Wildcat Hills State Recreation Area, Nature Center and wildlife reserve encompass 1,094 acres of rugged rock buttes and pine-clad canyons south of Gering. Geared primarily for day-use, the recreation area overlooks the North Platte River Valley and historic Scotts Bluff National Monument looms to the northwest. The park features over 4 miles of hiking/biking trails, stone-covered picnic shelters (built in the 1930’s by the Civilian Conservation Corp.), and a secluded campground from which to enjoy nocturnal nature and a quiet campsite.
This biologically unique landscape is one of a kind in Nebraska. Species representing short-grass prairie and montane / ponderosa pine woodlands ecosystems are interspersed. The largest stands of Mountain Mahogany found in Nebraska are located within the Wildcat Hills. The overall vistas seen from the ridge tops are breathtaking.
The Wildcat Hills were formed from ancient river deposits of rock, sand and silt carried from the Rock Mountains following their uplift some 60 million years ago. The escarpments, bluffs and nearby river valley have yielded some significant discoveries to paleontologists and archaeologists. The Nebraska Game and Parks Commission acquired the initial trace in the picturesque Wildcat Hills escarpment in 1929 and the 705 acre recreation area in 1980.
The Nature Center is an educational facility, museum and interpretive center. The center’s split-level design takes advantage of the hilltop location and the windows are deeply tinted so visitors can get close-up views of birds and other wildlife coming from the forest to use feeders and plantings along the building. Birders find a huge variety of species, many of which are rare in other parts of Nebraska, within the park. Observation decks surround the building for spectacular views and whatever time of the year, visitors will find a variety of wildlife including whitetail and mule deer, wild turkey, bobcats, coyotes, elk and others. Several herds of re-introduced Rocky Mountain Big Horn Sheep roam the entire range of the Wildcat Hills. They can frequently be seen on the ridges along the hills. The visitors’ center features a living beehive and several mounts of raptors and wildlife found in the area. There is also a wide array of hands-on educational activities including a simulated fossil dig site at the nature center. Year-round educational programming is provided, including summer day camps, High Plains Science Adventures science camp, and school events throughout the year.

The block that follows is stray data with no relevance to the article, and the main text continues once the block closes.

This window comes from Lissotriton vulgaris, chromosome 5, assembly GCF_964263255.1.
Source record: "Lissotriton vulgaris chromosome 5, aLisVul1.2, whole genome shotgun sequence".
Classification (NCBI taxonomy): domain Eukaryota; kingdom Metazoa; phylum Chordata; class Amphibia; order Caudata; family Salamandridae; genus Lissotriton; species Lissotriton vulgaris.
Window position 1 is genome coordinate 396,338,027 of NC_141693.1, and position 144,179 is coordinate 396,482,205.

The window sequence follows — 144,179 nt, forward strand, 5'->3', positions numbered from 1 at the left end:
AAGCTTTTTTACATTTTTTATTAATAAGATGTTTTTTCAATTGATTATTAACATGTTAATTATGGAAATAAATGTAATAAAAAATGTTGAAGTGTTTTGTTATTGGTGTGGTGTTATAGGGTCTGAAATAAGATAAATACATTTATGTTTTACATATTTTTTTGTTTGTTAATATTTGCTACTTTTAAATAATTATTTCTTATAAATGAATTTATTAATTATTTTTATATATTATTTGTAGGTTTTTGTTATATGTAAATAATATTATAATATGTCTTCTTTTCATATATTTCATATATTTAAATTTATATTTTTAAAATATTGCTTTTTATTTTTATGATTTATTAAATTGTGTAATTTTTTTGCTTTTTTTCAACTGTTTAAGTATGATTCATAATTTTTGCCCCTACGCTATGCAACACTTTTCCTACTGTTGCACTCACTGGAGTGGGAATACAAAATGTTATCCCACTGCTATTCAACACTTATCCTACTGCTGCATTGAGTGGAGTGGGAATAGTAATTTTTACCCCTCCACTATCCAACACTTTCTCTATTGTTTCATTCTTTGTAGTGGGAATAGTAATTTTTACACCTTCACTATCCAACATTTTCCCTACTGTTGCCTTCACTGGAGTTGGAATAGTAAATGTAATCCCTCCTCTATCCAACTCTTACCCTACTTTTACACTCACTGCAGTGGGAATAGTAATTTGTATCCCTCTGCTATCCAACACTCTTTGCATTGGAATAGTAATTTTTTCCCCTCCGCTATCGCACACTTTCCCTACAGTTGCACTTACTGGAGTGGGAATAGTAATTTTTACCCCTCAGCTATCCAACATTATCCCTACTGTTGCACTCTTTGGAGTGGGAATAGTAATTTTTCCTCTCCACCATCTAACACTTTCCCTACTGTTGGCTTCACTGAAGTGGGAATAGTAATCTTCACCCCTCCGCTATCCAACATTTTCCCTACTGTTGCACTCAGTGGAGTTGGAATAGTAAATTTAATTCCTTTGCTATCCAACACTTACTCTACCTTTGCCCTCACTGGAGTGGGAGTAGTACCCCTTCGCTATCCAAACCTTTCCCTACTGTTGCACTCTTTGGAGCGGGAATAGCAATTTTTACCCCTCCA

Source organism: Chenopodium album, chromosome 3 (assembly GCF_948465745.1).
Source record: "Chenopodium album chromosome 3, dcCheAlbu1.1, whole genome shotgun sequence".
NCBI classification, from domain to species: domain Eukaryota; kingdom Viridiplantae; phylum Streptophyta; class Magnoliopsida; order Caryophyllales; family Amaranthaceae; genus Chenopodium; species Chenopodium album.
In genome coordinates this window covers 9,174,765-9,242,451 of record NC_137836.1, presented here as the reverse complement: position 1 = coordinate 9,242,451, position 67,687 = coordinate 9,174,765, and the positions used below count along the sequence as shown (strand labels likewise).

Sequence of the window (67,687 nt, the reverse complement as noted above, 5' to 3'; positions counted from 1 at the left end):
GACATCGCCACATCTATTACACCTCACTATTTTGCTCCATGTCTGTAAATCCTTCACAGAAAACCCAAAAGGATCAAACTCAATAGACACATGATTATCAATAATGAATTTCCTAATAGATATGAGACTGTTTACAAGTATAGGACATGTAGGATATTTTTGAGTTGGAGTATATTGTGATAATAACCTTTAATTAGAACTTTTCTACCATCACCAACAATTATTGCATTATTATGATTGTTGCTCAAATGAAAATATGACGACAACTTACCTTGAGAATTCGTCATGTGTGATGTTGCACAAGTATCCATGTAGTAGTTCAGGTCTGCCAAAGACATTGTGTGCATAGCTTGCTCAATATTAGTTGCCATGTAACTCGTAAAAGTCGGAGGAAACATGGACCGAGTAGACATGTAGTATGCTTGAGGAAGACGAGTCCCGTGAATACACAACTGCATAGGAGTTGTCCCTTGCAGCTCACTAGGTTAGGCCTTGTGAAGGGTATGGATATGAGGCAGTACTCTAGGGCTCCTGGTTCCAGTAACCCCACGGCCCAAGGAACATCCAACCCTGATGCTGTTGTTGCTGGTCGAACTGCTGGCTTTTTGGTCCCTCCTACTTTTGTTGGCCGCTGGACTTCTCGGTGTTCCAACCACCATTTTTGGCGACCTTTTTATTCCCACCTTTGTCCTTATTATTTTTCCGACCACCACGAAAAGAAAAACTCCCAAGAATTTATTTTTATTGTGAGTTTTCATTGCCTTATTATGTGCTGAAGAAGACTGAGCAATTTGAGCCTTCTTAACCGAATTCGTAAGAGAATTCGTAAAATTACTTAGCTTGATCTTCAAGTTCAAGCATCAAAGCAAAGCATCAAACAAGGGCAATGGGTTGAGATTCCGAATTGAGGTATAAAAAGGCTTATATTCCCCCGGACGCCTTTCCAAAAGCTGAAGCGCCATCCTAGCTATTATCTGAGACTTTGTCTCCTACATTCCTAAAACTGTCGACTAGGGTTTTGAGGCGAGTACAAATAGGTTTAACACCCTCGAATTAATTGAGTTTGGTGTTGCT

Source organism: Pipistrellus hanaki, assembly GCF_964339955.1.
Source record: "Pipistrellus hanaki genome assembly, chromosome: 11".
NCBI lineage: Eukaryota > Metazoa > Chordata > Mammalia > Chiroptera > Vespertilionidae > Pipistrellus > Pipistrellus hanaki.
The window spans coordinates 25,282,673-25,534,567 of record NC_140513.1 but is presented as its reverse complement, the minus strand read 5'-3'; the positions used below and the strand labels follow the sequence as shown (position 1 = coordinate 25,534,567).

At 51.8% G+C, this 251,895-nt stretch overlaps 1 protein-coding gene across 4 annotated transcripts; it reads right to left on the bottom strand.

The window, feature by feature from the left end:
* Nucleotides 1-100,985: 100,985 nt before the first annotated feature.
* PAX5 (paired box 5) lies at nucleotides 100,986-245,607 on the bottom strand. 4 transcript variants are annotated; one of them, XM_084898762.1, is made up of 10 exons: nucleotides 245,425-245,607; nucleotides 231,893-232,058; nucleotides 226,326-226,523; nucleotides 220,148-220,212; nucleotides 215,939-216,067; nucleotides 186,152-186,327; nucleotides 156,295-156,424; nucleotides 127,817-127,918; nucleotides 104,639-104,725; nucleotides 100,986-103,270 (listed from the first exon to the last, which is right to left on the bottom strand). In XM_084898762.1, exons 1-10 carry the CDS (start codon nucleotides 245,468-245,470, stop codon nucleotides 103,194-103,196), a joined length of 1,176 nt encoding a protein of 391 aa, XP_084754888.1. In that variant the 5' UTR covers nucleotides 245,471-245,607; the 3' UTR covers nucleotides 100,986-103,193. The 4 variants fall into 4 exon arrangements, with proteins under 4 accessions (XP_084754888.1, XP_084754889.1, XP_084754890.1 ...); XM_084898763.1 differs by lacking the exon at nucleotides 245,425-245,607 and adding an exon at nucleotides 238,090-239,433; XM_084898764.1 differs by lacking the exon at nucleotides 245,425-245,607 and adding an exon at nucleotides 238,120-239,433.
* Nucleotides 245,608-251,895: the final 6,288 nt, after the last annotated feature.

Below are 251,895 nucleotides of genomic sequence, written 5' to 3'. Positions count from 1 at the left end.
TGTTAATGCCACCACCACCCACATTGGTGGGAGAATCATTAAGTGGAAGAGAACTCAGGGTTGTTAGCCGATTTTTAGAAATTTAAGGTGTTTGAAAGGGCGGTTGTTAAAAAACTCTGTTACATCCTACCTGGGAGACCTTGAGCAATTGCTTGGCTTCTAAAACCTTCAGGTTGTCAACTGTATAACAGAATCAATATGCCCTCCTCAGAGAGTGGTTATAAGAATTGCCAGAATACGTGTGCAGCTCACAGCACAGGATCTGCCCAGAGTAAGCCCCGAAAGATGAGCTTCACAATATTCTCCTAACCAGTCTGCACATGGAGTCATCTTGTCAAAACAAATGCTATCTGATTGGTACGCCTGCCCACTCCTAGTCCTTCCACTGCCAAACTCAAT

Adjacent properties make up an extended Wildcat Hills Wildlands, open to the public for hiking, horseback riding, mountain biking, hunting, camping, bird watching, and enjoying nature: Buffalo Creek Wildlife Management Area (WMA), Cedar Canyon WMA, Wildcat Hills WMA, Platte River Basin Environments, Inc. Bead Mountain and Montz Ranches, Scotts Bluff National Monument, and The Nature Conservancy’s Murphy Ranch. The entire Wildlands encompasses nearly 30,000 acres of conservation property open to the public.
Wildcat Hills Recreation and Nature Center are located 10 miles south of Gering via Nebraska Highway 71.
A valid Nebraska park entry permit is required for all vehicles entering the area. Annual and daily permits are available at the nature center, as are hunting and fishing permits and stamps.
Primitive camping is available.